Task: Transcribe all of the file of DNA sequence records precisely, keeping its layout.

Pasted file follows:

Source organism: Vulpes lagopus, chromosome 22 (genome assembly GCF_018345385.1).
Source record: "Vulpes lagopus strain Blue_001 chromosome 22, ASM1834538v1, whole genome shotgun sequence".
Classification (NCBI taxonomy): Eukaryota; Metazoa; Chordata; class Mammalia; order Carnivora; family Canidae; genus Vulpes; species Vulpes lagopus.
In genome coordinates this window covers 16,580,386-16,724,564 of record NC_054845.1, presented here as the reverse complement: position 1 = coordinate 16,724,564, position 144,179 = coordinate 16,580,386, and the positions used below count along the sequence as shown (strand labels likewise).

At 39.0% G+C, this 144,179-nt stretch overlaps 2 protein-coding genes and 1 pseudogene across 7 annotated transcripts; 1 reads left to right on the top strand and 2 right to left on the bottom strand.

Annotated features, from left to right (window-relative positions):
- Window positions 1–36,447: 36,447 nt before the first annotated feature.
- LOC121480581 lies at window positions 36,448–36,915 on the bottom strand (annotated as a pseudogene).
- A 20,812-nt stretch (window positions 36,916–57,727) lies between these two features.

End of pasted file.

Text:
Source organism: Vulpes lagopus, chromosome 22 (genome assembly GCF_018345385.1).
Source record: "Vulpes lagopus strain Blue_001 chromosome 22, ASM1834538v1, whole genome shotgun sequence".
Classification (NCBI taxonomy): Eukaryota; Metazoa; Chordata; class Mammalia; order Carnivora; family Canidae; genus Vulpes; species Vulpes lagopus.
In genome coordinates this window covers 16,580,386-16,724,564 of record NC_054845.1, presented here as the reverse complement: position 1 = coordinate 16,724,564, position 144,179 = coordinate 16,580,386, and the positions used below count along the sequence as shown (strand labels likewise).

At 39.0% G+C, this 144,179-nt stretch overlaps 2 protein-coding genes and 1 pseudogene across 7 annotated transcripts; 1 reads left to right on the top strand and 2 right to left on the bottom strand.

Annotated features, from left to right (window-relative positions):
- Window positions 1–36,447: 36,447 nt before the first annotated feature.
- LOC121480581 lies at window positions 36,448–36,915 on the bottom strand (annotated as a pseudogene).
- A 20,812-nt stretch (window positions 36,916–57,727) lies between these two features.